Puppy carers needed to provide loving homes | Video, Photos

INVALUABLE: Quinny is a Seeing Eye Dog for Avoca resident Ash Finn, who has had no vision since birth. He has great road sense and is a conversation starter. Picture: Kate Healy
INVALUABLE: Quinny is a Seeing Eye Dog for Avoca resident Ash Finn, who has had no vision since birth. He has great road sense and is a conversation starter. Picture: Kate Healy

Vision Australia has put a call out for more Seeing Eye Dogs volunteer carers after the birth of a large number of puppies at the Melbourne headquarters. 

Carers provide homes to the pups from when they are about eight weeks old until 12 to 15 months, helping them socialise, explore the world and learn skills.

The pups then return to Melbourne for formal training in preparation for working life helping people who are blind or have low vision.

Seeing Eye Dogs provides materials and support such as food, a lead, collar, bed, bowl, veterinary care, a manual and puppy training support to cover most of the costs involved.

Puppy carers Yvette Gollmer, who has black Labrador Clyde, and Michelle Ward, who has white Labrador Gloria, came on board the program as a way of giving back.

“For us to give a year of our time and hopefully really help someone is really rewarding for us,” Ms Gollmer said. 

The women hoped to build a community of carers in Ballarat, where they could train the puppies and see them grow together.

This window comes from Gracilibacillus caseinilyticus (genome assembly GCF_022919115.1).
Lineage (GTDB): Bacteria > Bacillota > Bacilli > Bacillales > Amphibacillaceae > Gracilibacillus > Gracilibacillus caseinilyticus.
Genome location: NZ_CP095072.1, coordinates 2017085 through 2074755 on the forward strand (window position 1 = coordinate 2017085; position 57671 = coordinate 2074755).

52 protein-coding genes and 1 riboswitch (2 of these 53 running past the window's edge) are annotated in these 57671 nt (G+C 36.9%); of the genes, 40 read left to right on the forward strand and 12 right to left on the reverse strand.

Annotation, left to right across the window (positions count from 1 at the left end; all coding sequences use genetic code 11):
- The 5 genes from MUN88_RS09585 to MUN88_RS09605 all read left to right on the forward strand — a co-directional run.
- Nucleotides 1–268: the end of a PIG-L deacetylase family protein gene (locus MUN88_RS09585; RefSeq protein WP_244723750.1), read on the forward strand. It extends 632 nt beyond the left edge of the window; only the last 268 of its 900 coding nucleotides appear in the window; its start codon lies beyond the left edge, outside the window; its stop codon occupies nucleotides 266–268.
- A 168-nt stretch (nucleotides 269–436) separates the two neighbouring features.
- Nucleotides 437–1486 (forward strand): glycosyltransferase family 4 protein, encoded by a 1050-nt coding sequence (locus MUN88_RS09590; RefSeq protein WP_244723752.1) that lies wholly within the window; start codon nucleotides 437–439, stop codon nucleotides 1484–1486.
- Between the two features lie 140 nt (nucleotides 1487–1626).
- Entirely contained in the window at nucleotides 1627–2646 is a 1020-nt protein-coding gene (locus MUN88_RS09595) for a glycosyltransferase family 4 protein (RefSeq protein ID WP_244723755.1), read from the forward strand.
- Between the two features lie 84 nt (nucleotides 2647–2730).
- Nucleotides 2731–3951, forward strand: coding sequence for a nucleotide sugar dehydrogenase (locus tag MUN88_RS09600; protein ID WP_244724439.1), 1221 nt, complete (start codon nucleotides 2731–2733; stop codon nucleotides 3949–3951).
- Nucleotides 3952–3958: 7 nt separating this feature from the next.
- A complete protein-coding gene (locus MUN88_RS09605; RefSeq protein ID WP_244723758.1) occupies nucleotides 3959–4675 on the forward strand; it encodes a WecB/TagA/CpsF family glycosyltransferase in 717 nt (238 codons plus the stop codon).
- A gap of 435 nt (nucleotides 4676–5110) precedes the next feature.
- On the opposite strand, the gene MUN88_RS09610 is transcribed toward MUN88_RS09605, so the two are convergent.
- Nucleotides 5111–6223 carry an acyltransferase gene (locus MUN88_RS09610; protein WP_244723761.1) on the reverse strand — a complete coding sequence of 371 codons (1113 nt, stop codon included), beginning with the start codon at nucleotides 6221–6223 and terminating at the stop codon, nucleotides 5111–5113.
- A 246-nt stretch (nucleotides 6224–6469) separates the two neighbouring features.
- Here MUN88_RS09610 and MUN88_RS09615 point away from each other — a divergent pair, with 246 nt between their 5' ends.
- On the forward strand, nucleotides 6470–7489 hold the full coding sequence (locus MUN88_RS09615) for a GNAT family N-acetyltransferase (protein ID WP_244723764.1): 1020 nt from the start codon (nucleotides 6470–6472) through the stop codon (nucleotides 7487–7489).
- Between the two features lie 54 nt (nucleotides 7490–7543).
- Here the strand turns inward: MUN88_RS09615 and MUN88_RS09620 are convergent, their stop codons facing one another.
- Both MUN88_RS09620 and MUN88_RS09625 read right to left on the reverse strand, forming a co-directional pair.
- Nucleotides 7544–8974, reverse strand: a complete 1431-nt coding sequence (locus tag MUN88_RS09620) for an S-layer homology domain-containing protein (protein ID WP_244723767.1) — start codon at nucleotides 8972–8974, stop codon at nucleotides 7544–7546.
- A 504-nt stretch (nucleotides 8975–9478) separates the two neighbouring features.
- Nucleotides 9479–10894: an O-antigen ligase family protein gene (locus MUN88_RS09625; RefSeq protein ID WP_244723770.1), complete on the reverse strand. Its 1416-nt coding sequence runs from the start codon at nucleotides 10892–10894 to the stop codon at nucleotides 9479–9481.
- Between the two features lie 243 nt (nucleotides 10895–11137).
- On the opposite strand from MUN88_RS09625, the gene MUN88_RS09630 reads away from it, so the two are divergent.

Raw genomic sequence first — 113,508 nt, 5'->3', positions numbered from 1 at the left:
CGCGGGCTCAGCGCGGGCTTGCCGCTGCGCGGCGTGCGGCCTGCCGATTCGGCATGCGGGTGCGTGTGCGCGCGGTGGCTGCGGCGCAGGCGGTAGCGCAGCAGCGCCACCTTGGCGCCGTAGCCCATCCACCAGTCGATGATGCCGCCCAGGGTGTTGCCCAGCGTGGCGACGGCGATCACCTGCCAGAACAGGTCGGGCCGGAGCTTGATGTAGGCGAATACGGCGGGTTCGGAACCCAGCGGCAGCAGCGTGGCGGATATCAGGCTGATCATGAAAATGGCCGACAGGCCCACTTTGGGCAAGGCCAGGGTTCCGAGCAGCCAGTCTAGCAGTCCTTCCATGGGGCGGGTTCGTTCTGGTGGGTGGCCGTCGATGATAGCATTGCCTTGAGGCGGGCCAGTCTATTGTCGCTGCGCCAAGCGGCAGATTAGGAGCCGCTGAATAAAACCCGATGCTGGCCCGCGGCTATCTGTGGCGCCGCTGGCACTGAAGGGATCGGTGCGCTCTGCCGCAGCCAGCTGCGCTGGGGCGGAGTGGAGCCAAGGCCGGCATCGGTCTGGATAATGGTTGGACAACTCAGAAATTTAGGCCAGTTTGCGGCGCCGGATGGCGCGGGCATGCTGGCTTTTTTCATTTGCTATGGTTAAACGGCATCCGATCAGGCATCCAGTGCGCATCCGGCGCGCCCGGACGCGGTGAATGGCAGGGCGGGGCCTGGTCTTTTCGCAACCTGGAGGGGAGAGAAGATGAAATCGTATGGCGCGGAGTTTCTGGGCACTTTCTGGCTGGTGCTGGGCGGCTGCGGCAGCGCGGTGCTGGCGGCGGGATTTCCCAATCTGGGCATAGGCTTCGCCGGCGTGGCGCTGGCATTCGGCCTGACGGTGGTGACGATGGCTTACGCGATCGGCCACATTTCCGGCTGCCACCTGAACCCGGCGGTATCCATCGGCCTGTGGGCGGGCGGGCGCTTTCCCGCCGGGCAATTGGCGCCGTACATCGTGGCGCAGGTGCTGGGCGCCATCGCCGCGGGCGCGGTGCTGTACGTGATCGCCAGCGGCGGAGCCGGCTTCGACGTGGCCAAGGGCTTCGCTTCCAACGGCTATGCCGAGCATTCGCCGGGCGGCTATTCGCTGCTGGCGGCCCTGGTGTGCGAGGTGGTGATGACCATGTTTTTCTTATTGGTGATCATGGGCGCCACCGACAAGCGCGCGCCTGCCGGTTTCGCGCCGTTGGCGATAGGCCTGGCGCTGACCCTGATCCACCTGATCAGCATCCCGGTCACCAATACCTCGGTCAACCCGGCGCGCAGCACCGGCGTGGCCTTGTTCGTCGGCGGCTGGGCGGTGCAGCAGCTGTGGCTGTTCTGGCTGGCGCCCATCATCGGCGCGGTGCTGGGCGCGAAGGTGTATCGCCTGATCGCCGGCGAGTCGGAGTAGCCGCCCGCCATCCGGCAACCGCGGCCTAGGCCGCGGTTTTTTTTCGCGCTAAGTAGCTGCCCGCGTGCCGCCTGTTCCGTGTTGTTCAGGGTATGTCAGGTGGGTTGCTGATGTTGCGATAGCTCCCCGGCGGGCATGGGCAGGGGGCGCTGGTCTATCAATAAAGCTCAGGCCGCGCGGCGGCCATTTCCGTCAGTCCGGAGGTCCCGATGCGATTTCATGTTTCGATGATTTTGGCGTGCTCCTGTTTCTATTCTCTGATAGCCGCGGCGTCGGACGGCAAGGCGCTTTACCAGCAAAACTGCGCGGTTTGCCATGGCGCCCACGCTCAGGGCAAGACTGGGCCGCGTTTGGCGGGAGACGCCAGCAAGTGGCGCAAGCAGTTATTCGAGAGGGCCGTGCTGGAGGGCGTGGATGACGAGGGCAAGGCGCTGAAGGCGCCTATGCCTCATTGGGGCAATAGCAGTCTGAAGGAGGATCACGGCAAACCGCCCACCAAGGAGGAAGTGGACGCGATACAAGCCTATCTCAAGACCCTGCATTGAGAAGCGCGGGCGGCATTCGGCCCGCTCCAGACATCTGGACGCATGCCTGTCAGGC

“It’s going to be really hard (to let go),” Ms Gollmer said.

“But we’re lucky, we get to find out if he (Clyde) has passed the program, we get to meet the person that he is matched with and we know he is going off to a good home and is going to have a good life.”

Ms Ward said it was important to keep the bigger picture in perspective.

“Even though you fall in love with the puppies, you do know at the end there is a reason why you do it,” she said.

Ash Finn, who has had no vision since birth, was paired with working dog Quinny in April last year.

Their relationship has taken time to build and strengthen, as they have had to learn to read each other and work together.

But Ms Finn said Quinny always provided a good ice breaker when out and about in the community.

“He allows me a lot more freedom, it’s a lot easier to get around instead of having to use a cane,” she said.

“I can interact in town a lot more easily... it takes me half as long as it would by cane to get down the street and it’s great working as a team (with Quinny), and I love having the company as well as the workmanship.”

Vision Australia is hosting an information night on Monday, November 27. The event will be held at the Ballarat office at 1300 Howitt Street, Wendouree, from 6pm to 7pm.